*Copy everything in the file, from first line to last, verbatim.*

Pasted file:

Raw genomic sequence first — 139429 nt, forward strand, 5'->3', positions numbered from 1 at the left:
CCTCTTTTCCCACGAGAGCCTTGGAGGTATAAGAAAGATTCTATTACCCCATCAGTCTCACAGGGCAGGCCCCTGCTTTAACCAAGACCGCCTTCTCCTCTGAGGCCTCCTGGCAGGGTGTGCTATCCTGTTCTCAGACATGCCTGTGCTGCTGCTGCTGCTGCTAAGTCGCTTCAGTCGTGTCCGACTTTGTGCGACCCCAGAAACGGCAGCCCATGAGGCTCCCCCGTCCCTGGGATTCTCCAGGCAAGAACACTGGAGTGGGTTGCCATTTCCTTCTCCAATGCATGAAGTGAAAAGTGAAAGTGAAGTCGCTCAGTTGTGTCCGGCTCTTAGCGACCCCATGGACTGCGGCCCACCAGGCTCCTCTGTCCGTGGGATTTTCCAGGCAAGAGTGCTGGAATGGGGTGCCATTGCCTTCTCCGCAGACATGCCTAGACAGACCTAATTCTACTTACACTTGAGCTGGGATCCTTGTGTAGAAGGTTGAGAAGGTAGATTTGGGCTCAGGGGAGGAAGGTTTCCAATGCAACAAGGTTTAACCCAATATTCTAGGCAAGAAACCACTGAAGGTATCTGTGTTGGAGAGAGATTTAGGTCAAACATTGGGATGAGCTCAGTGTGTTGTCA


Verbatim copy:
Raw genomic sequence first — 139429 nt, forward strand, 5'->3', positions numbered from 1 at the left:
CCTCTTTTCCCACGAGAGCCTTGGAGGTATAAGAAAGATTCTATTACCCCATCAGTCTCACAGGGCAGGCCCCTGCTTTAACCAAGACCGCCTTCTCCTCTGAGGCCTCCTGGCAGGGTGTGCTATCCTGTTCTCAGACATGCCTGTGCTGCTGCTGCTGCTGCTAAGTCGCTTCAGTCGTGTCCGACTTTGTGCGACCCCAGAAACGGCAGCCCATGAGGCTCCCCCGTCCCTGGGATTCTCCAGGCAAGAACACTGGAGTGGGTTGCCATTTCCTTCTCCAATGCATGAAGTGAAAAGTGAAAGTGAAGTCGCTCAGTTGTGTCCGGCTCTTAGCGACCCCATGGACTGCGGCCCACCAGGCTCCTCTGTCCGTGGGATTTTCCAGGCAAGAGTGCTGGAATGGGGTGCCATTGCCTTCTCCGCAGACATGCCTAGACAGACCTAATTCTACTTACACTTGAGCTGGGATCCTTGTGTAGAAGGTTGAGAAGGTAGATTTGGGCTCAGGGGAGGAAGGTTTCCAATGCAACAAGGTTTAACCCAATATTCTAGGCAAGAAACCACTGAAGGTATCTGTGTTGGAGAGAGATTTAGGTCAAACATTGGGATGAGCTCAGTGTGTTGTCA